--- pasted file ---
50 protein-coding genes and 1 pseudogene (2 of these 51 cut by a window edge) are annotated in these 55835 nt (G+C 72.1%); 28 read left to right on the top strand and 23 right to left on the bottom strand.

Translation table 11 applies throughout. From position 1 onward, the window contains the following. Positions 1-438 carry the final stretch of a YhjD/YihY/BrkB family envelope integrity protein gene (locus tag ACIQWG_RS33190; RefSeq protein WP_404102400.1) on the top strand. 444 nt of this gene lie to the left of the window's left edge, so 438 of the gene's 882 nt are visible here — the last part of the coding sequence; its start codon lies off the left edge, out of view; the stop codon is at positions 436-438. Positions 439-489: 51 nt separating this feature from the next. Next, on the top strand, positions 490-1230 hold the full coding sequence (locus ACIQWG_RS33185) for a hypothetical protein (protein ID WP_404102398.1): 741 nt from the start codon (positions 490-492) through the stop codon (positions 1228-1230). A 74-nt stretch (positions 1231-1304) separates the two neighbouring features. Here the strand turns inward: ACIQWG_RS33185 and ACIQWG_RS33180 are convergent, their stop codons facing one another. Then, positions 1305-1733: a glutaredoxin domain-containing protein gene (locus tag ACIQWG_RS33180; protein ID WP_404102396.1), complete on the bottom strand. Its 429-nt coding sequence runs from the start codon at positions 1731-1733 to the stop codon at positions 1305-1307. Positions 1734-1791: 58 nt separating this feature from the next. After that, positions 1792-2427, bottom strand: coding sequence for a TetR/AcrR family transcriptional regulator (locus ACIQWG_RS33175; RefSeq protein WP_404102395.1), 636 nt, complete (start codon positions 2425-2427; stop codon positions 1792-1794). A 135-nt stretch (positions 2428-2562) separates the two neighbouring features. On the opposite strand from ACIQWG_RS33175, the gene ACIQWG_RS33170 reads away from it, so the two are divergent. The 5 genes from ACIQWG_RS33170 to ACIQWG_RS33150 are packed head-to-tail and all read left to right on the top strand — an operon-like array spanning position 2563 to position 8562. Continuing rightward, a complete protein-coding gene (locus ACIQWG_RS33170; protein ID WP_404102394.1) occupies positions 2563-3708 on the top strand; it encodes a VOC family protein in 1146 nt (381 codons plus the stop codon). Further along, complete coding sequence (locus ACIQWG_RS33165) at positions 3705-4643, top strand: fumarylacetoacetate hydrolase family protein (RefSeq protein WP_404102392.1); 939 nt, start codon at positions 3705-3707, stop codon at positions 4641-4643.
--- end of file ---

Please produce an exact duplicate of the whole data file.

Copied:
50 protein-coding genes and 1 pseudogene (2 of these 51 cut by a window edge) are annotated in these 55835 nt (G+C 72.1%); 28 read left to right on the top strand and 23 right to left on the bottom strand.

Translation table 11 applies throughout. From position 1 onward, the window contains the following. Positions 1-438 carry the final stretch of a YhjD/YihY/BrkB family envelope integrity protein gene (locus tag ACIQWG_RS33190; RefSeq protein WP_404102400.1) on the top strand. 444 nt of this gene lie to the left of the window's left edge, so 438 of the gene's 882 nt are visible here — the last part of the coding sequence; its start codon lies off the left edge, out of view; the stop codon is at positions 436-438. Positions 439-489: 51 nt separating this feature from the next. Next, on the top strand, positions 490-1230 hold the full coding sequence (locus ACIQWG_RS33185) for a hypothetical protein (protein ID WP_404102398.1): 741 nt from the start codon (positions 490-492) through the stop codon (positions 1228-1230). A 74-nt stretch (positions 1231-1304) separates the two neighbouring features. Here the strand turns inward: ACIQWG_RS33185 and ACIQWG_RS33180 are convergent, their stop codons facing one another. Then, positions 1305-1733: a glutaredoxin domain-containing protein gene (locus tag ACIQWG_RS33180; protein ID WP_404102396.1), complete on the bottom strand. Its 429-nt coding sequence runs from the start codon at positions 1731-1733 to the stop codon at positions 1305-1307. Positions 1734-1791: 58 nt separating this feature from the next. After that, positions 1792-2427, bottom strand: coding sequence for a TetR/AcrR family transcriptional regulator (locus ACIQWG_RS33175; RefSeq protein WP_404102395.1), 636 nt, complete (start codon positions 2425-2427; stop codon positions 1792-1794). A 135-nt stretch (positions 2428-2562) separates the two neighbouring features. On the opposite strand from ACIQWG_RS33175, the gene ACIQWG_RS33170 reads away from it, so the two are divergent. The 5 genes from ACIQWG_RS33170 to ACIQWG_RS33150 are packed head-to-tail and all read left to right on the top strand — an operon-like array spanning position 2563 to position 8562. Continuing rightward, a complete protein-coding gene (locus ACIQWG_RS33170; protein ID WP_404102394.1) occupies positions 2563-3708 on the top strand; it encodes a VOC family protein in 1146 nt (381 codons plus the stop codon). Further along, complete coding sequence (locus ACIQWG_RS33165) at positions 3705-4643, top strand: fumarylacetoacetate hydrolase family protein (RefSeq protein WP_404102392.1); 939 nt, start codon at positions 3705-3707, stop codon at positions 4641-4643.